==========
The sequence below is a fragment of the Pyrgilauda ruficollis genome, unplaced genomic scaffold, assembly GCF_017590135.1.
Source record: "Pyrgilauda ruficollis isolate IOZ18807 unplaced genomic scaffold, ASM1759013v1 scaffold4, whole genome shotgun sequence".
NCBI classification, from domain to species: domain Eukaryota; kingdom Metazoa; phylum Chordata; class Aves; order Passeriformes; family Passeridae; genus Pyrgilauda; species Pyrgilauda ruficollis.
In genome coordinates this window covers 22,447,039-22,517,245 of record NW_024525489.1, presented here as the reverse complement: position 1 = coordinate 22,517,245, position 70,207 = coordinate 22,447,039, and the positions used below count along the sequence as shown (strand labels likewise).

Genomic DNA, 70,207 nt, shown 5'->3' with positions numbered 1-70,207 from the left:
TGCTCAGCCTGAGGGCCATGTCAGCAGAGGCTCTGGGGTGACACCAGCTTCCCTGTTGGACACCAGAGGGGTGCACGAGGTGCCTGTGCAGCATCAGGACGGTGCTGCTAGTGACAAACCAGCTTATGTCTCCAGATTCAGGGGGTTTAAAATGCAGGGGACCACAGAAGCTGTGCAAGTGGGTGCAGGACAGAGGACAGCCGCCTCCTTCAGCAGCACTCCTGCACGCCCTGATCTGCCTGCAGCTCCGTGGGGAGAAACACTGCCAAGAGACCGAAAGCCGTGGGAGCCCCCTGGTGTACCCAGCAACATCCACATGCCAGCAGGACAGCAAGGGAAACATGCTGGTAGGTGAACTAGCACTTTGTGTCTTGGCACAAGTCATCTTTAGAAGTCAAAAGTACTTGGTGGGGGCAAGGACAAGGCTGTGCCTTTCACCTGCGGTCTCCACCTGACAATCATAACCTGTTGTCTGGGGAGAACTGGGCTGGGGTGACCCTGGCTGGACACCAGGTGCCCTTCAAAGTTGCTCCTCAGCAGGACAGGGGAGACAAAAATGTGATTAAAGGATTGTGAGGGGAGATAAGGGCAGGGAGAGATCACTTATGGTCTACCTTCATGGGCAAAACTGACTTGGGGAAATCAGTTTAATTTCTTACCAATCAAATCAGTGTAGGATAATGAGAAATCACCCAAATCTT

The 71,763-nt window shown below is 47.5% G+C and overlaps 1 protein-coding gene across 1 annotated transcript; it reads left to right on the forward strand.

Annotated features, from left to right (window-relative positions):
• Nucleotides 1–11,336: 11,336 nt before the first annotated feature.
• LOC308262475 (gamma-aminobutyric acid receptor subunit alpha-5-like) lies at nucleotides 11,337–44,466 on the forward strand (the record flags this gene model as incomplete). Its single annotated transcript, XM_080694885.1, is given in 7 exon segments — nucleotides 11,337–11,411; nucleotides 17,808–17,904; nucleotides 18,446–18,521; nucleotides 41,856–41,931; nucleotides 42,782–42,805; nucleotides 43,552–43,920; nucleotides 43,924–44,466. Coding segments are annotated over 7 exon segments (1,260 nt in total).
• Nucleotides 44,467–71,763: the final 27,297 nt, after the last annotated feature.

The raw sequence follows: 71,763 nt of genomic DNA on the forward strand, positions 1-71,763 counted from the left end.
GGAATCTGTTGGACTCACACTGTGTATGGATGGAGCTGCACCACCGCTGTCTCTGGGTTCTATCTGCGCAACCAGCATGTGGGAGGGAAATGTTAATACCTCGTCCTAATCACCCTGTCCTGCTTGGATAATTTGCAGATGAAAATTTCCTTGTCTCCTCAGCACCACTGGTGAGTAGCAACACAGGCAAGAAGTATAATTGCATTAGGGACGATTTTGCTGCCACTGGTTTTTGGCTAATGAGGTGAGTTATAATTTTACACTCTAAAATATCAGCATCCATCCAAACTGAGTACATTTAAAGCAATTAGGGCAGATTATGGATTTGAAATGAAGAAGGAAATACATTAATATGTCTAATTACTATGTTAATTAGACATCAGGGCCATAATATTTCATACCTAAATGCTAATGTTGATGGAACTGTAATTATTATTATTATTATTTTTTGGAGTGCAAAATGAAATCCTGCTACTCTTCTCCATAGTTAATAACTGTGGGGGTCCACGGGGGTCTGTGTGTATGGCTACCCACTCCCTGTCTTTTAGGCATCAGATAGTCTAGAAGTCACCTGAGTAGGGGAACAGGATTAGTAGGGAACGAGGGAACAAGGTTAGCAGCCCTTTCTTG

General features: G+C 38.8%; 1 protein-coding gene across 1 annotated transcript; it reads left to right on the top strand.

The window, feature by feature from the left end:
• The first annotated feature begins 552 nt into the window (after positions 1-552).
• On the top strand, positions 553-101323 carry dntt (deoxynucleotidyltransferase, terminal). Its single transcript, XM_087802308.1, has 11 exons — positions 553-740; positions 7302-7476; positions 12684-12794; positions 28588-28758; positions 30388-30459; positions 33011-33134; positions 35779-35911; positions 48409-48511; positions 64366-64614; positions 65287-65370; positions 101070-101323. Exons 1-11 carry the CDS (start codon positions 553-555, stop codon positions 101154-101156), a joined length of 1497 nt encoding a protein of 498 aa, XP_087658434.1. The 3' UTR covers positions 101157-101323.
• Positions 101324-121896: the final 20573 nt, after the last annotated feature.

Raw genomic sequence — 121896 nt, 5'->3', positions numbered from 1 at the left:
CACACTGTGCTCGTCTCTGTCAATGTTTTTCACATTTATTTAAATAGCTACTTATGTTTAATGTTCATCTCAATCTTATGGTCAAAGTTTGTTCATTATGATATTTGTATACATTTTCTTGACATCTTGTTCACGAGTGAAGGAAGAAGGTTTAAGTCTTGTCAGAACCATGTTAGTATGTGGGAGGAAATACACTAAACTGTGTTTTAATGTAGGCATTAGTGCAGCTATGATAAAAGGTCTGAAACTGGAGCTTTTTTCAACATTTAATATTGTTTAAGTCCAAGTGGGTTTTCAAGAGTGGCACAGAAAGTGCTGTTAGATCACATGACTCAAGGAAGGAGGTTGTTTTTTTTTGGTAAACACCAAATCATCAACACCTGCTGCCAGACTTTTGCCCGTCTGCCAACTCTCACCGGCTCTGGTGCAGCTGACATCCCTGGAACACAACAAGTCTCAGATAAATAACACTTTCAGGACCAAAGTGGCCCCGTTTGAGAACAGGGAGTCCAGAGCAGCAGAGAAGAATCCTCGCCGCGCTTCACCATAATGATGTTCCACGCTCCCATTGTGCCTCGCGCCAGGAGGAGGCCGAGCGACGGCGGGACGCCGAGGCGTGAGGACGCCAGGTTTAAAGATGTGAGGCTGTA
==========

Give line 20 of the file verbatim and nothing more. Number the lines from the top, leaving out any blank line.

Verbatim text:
CACACTGTGCTCGTCTCTGTCAATGTTTTTCACATTTATTTAAATAGCTACTTATGTTTAATGTTCATCTCAATCTTATGGTCAAAGTTTGTTCATTATGATATTTGTATACATTTTCTTGACATCTTGTTCACGAGTGAAGGAAGAAGGTTTAAGTCTTGTCAGAACCATGTTAGTATGTGGGAGGAAATACACTAAACTGTGTTTTAATGTAGGCATTAGTGCAGCTATGATAAAAGGTCTGAAACTGGAGCTTTTTTCAACATTTAATATTGTTTAAGTCCAAGTGGGTTTTCAAGAGTGGCACAGAAAGTGCTGTTAGATCACATGACTCAAGGAAGGAGGTTGTTTTTTTTTGGTAAACACCAAATCATCAACACCTGCTGCCAGACTTTTGCCCGTCTGCCAACTCTCACCGGCTCTGGTGCAGCTGACATCCCTGGAACACAACAAGTCTCAGATAAATAACACTTTCAGGACCAAAGTGGCCCCGTTTGAGAACAGGGAGTCCAGAGCAGCAGAGAAGAATCCTCGCCGCGCTTCACCATAATGATGTTCCACGCTCCCATTGTGCCTCGCGCCAGGAGGAGGCCGAGCGACGGCGGGACGCCGAGGCGTGAGGACGCCAGGTTTAAAGATGTGAGGCTGTA